Is ego holding you back?


A sportscaster friend of mine shared with me something that has turned around his career: honest self-evaluation.

ego-warning

More than reading books. More than attending seminars. More than studying other sportscasters, honest self-evaluation has done more than anything to impact this guy’s career.
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How you can cultivate career inspiration


Each June, dozens of sports broadcasters leave STAA’s annual One Day Ticket to Sportscasting Success seminar brimming over with enthusiasm about their careers. Everything they ever wanted to achieve seems possible. Unfortunately, for many attendees, the enthusiasm dissipates over time until eventually it is gone.

career motivation

Here’s the key: Inspiration is like bathing. You need to do it every day in order for it to have an impact.
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How to burn bridges with employers


Most job applicants feel qualified for the jobs for which they apply. Nearly as many are confident they will get it. On the occasions when they don’t, applicants might feel emotions ranging from disappointment and frustration to downright disbelief. How can this employer be so short sighted as to not see my greatness?

burning bridges

Those emotions are fine. They’re understandable. I have felt some of them myself in the job market. Keep them to yourself.

Expressing your disappointment to the employer who doesn’t hire you burns bridges.
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4 tips for healing your confidence after losing a job


The most discouraging phone call of my career was in July 2003. I took that call while sitting at the desk in my home office in Carlsbad, CA. After four years of hosting Weekend AllNight on ESPN Radio, I was being replaced. I felt shock, disbelief, anger, despair, betrayal, bewilderment and a loss of confidence. Maybe I wasn’t as good as I thought. Otherwise, they wouldn’t be replacing me, right?

I was 36. I sobbed.

losing a job

After several days I was able to sort through most of my emotions. The one that remained, though, was my lack of confidence. I wondered if maybe I had been fooling management for the past four years. Maybe they never listened to the show. After all, it aired in the middle of the night on weekends. Maybe when they finally listened, they realized it sucked. Or maybe the person who hired me thought of weekend overnights as a throwaway shift. When new management came in, I reasoned, they put new emphasis on the time slot and thought I wasn’t good enough.
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What to do when your career isn’t unfolding as planned


There is a veteran play-by-play broadcaster in the Midwest. We’ll call him Scott Cameron (that’s not his real name but for the sake of this story that’s what we’ll call him).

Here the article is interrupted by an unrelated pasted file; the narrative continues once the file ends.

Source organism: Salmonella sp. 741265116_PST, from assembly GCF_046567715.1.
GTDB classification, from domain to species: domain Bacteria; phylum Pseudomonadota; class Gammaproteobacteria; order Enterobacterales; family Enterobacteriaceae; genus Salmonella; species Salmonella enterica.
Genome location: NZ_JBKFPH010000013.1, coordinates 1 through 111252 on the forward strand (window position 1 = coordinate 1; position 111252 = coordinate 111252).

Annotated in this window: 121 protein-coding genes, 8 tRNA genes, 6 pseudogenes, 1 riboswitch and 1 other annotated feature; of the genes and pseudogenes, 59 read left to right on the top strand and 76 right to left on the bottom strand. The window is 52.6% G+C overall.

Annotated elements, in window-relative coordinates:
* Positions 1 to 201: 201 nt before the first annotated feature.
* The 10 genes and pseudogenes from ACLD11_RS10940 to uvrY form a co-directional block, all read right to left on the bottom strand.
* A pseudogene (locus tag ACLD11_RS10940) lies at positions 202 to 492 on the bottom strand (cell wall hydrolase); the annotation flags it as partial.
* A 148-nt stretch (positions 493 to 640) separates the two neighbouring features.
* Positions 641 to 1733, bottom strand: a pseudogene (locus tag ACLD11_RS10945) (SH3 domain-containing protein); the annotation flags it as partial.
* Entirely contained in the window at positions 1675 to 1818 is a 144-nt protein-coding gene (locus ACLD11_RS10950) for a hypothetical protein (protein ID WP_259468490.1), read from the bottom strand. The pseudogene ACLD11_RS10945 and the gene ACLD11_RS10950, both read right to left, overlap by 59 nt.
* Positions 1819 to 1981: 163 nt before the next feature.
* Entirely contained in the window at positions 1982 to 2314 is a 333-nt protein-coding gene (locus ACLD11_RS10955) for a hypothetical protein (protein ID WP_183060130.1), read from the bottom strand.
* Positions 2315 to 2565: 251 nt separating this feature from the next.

career-challenges

Cameron was very excited this spring to learn that three NCAA Division 1 football and basketball play-by-play jobs were opening. He had honed his craft, built his resume, and paid his dues.
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This story is about how NOT to network


How often do people tell you to network for sportscasting success?

Regular followers of STAA know that I try to avoid the word networking. Instead, I talk about relationship building. Networking often implies “what can you do for me.” Relationship building is about “what can I do for you.”

bad networking
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How to create more time in your day


I don’t have time.

How often do you say that to yourself about building your sportscasting career?

create time

  • I’d love to assemble a fabulous application for that job, but I don’t have time.
  • I’d love to freshen up my demo but I don’t have time.
  • I’d love to write a great cover letter but I don’t have time.
  • I’d love to self-critique my work but I don’t have time.
  • I’d love to study other sportscasters but I don’t have time.

168 hours in a week is a lot. “I don’t have time” really means “this isn’t a high enough priority for me.”
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How to avoid one of the toughest career decisions


Jamelle Holloway was the best option QB I ever watched. When he was running Oklahoma’s attack in the 1980s it was must-see TV. As I watched in awe, I wondered how Holloway chose on each play whether to keep the ball or pitch it. It turns out that he didn’t have to make the decision – the defense made it for him. If the end stays wide, keep it. If the end collapses, pitch it. Easy.

Avoid this tough career decision

For sportscasters, planning their career path can seem like running the option. The current glut of major college play-by-play openings is forcing some minor league baseball broadcasters to choose between that and Division I football and basketball.

How do you choose?
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